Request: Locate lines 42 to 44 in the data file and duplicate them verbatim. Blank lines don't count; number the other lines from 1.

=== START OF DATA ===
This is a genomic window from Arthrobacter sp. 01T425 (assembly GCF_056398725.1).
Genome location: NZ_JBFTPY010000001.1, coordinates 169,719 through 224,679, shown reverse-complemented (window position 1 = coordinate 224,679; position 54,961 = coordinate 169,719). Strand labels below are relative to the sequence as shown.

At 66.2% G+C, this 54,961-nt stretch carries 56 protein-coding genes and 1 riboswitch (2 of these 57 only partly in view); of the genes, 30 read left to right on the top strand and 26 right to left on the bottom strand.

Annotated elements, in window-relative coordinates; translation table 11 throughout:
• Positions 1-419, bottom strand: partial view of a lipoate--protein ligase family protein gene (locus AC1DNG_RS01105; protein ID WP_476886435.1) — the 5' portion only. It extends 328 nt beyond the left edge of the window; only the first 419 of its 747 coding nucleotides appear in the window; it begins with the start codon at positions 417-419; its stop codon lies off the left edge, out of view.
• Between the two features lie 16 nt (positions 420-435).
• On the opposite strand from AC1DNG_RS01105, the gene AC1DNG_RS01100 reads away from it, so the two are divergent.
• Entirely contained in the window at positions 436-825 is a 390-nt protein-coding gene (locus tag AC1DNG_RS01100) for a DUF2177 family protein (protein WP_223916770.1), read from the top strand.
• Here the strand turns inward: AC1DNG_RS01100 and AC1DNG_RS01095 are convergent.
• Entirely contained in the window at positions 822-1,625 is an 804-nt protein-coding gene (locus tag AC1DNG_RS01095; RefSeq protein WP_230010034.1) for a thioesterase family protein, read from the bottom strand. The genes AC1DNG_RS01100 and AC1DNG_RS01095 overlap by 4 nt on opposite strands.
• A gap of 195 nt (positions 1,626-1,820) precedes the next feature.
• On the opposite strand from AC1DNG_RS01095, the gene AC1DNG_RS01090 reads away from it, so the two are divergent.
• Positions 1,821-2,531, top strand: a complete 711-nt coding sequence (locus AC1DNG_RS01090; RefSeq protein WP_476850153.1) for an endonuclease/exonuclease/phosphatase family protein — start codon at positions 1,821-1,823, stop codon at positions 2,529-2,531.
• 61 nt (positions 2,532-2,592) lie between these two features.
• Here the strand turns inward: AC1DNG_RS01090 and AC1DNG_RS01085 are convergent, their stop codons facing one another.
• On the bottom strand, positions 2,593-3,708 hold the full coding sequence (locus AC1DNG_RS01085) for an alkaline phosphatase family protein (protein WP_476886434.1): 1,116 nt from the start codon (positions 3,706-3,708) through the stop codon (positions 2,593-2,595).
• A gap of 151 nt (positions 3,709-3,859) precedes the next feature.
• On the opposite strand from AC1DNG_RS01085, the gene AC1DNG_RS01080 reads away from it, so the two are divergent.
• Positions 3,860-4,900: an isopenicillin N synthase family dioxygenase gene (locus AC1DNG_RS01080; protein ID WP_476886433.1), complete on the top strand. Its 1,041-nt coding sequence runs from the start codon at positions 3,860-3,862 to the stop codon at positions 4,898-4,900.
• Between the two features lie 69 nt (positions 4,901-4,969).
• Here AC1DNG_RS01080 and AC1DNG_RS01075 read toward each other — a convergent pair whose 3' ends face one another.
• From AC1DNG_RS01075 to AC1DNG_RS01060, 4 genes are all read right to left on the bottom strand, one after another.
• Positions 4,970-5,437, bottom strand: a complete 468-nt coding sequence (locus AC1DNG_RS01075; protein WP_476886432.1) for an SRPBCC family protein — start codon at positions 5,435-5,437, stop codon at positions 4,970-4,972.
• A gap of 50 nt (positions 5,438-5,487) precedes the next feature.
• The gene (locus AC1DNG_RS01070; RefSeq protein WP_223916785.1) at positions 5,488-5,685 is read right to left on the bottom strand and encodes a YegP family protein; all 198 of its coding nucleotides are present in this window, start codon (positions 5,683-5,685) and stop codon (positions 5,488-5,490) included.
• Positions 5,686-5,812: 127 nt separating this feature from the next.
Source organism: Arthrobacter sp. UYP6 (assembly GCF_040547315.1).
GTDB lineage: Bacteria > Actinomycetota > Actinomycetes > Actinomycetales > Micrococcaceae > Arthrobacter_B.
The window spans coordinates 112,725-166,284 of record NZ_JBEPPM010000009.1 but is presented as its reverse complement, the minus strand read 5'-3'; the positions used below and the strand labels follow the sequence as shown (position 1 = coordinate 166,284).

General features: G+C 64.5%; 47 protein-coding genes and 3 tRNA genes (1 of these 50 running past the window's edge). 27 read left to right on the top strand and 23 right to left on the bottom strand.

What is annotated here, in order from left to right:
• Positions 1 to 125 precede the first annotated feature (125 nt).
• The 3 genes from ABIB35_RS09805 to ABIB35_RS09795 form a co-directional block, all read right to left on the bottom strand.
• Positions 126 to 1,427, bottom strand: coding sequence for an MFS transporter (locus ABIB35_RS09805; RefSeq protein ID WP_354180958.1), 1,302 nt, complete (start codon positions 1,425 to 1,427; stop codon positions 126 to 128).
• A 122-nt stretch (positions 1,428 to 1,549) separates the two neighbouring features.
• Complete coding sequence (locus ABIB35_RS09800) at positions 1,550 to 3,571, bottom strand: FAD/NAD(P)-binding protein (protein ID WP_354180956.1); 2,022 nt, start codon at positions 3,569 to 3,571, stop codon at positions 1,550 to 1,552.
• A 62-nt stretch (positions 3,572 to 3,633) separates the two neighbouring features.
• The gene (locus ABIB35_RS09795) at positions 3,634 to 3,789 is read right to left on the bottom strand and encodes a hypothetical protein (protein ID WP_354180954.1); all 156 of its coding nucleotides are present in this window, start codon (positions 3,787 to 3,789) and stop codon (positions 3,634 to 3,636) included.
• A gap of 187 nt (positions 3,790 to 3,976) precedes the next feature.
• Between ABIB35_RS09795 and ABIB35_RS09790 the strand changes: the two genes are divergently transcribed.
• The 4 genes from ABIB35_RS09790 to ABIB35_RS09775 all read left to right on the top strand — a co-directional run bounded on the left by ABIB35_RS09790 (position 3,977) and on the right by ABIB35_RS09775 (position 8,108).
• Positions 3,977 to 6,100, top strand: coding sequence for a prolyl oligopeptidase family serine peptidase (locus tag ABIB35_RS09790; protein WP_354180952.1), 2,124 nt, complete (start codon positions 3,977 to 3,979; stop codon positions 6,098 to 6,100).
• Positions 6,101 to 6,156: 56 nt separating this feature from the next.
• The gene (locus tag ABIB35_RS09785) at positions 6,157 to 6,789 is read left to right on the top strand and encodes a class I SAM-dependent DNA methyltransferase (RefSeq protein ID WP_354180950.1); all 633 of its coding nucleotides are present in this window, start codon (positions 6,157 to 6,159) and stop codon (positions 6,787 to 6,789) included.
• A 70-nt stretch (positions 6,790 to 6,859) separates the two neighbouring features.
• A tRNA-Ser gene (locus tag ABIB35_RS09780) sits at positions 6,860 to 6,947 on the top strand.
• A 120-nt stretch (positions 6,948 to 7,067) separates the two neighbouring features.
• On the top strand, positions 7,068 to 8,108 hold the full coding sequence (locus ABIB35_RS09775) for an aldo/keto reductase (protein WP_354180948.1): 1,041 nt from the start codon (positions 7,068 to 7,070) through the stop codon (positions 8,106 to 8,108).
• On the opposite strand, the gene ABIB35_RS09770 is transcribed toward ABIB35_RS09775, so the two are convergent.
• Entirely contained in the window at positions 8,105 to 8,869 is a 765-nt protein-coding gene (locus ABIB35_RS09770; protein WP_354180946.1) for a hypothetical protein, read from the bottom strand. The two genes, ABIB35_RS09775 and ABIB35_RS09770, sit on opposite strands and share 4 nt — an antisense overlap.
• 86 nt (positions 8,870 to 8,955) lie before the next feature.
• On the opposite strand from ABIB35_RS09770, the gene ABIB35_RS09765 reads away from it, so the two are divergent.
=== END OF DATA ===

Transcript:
• Positions 3,977 to 6,100, top strand: coding sequence for a prolyl oligopeptidase family serine peptidase (locus tag ABIB35_RS09790; protein WP_354180952.1), 2,124 nt, complete (start codon positions 3,977 to 3,979; stop codon positions 6,098 to 6,100).
• Positions 6,101 to 6,156: 56 nt separating this feature from the next.
• The gene (locus tag ABIB35_RS09785) at positions 6,157 to 6,789 is read left to right on the top strand and encodes a class I SAM-dependent DNA methyltransferase (RefSeq protein ID WP_354180950.1); all 633 of its coding nucleotides are present in this window, start codon (positions 6,157 to 6,159) and stop codon (positions 6,787 to 6,789) included.